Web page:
This past week I was in New York for the annual Jewish Outreach Institute conference. The conference brought together some 200 Jewish communal professionals (representing synagogues, Federations and Jewish outreach organizations) from Jewish communities around North America. The focus was what will the Jewish community look like in 2030 (a topic right up my alley)?
The conference emphasized four key “entry themes” to involve more people in the Jewish community: spirituality (use of music, meditation, outdoors), belonging (membership and non-membership models), globalism (social change in both the Jewish and non-Jewish communities), and peoplehood (world Jewry and Israel-Diaspora relations).
A study was shared where a national pollster defined the American Jewish community on an interesting spectrum:
15% -- Not My thing – just no interest at all in anything Jewish
15% -- So What – being Jewish is an “identifier,” yet very very far down on their personal identity list
20% -- Social Jew – identifies Jewishly and will engage in Jewish activities for purely social reasons
20% -- Member of the Tribe Light – Jewish identity matters, may participate in synagogue life, donors to Jewish causes
20% -- Member of the Tribe – Jewish identity near top of the list as important, most friends are Jewish, participate in Jewish activities and organizations, interested in Jewish education
10% -- God Squad – “kool-aid drinker” of all things Jewish, only does Jewish activities, may be observant
What is so important is that nationally 70% of all Jewish communal funds are currently being spent on those identified as God Squad and Member of the Tribe (the top 30%). How do we begin to reach the other 70% of Jews out there with 30% of the available dollars, or do we look only at the core?
Other sessions examined the following:
The Jewish community needs to be a more inviting (yes, everything starts with an invitation) and welcoming place for all Jews and their families. We have a diverse community with in-married families, interfaith families, LGBTQ families, etc.
Interestingly, the first American synagogue to charge “membership dues” was Beth Elohim in Charleston, South Carolina in 1824. The congregation decided to no longer auction off “aliyot” (honors) and instead to charge everyone a fee to participate. Discussions were devoted to the “pay to participate” current reality and whether the next generation will “buy in” to that concept. Our current systems are challenged with expensive costs, young people who have received “free” Jewish experiences who later in life do not think they should have to pay, and greater open competition by service providers.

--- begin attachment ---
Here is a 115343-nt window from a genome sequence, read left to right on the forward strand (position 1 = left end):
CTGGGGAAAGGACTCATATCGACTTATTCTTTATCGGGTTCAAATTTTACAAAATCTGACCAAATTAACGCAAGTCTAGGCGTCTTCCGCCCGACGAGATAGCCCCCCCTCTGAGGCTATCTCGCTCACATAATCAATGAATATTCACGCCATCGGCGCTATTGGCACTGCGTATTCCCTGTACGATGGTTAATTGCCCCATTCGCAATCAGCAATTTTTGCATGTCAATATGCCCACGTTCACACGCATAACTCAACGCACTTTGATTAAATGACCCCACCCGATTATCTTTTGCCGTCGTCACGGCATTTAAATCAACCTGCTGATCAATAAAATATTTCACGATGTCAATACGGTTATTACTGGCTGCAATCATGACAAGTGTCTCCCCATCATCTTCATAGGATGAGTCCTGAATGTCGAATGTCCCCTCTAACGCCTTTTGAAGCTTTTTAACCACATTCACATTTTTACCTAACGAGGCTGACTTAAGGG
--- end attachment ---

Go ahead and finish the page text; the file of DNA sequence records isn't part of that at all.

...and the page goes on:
Language matters. “Affiliated” can no longer mean “dues paying member of…” and Jewish communal leaders can no longer use “insider buzzwords.” We have to understand that people can connect Jewishly in many different ways today – not our old prescribed ideals.
My one critique of the conference is that perhaps it did not go far enough. People were still thinking of what we are doing today and not dreaming or imagining a totally different future. Participants would continue to refer to changing or enhancing today’s institutions and programs without an understanding of the possibilities in the future.
Therefore, I believe the following are keys to the future:
Acknowledge shifts in interest – especially with the new nature of micro-communities compared to our past focus on macro-communities. Remember, “different fish like different kinds of bait.” We can either fight/hide our eyes from the current changes or provide a myriad of opportunities to meet these differing needs. We have been reactive as a Jewish community for far too long – it is imperative that we become proactive and not consistently play “catch-up.”
Drop things that do not work or that have a minimal return. This may be unpopular but we must look at the “consumer marketplace” to understand what people want and provide those opportunities while stepping away from “yesterday’s ideas and institutions.” How willing are we to look at new models?
Technology has redefined what “community” means today. Do we understand what is truly happening on-line and how to interface with it?
Our (Jewish) world is changing at a rapid pace, yet our Jewish community is not. Let’s make sure we are preparing today --- for tomorrow!
PS – The past ten days have been fascinating to watch and listen to President Obama and Prime Minister Netanyahu share their visions of how to achieve peace between Israel and the Palestinians. Regardless of one’s views, it is important to realize that these are times that require bold leadership. Let us pray that in the near term an agreement can be reached that will bring peace to the region.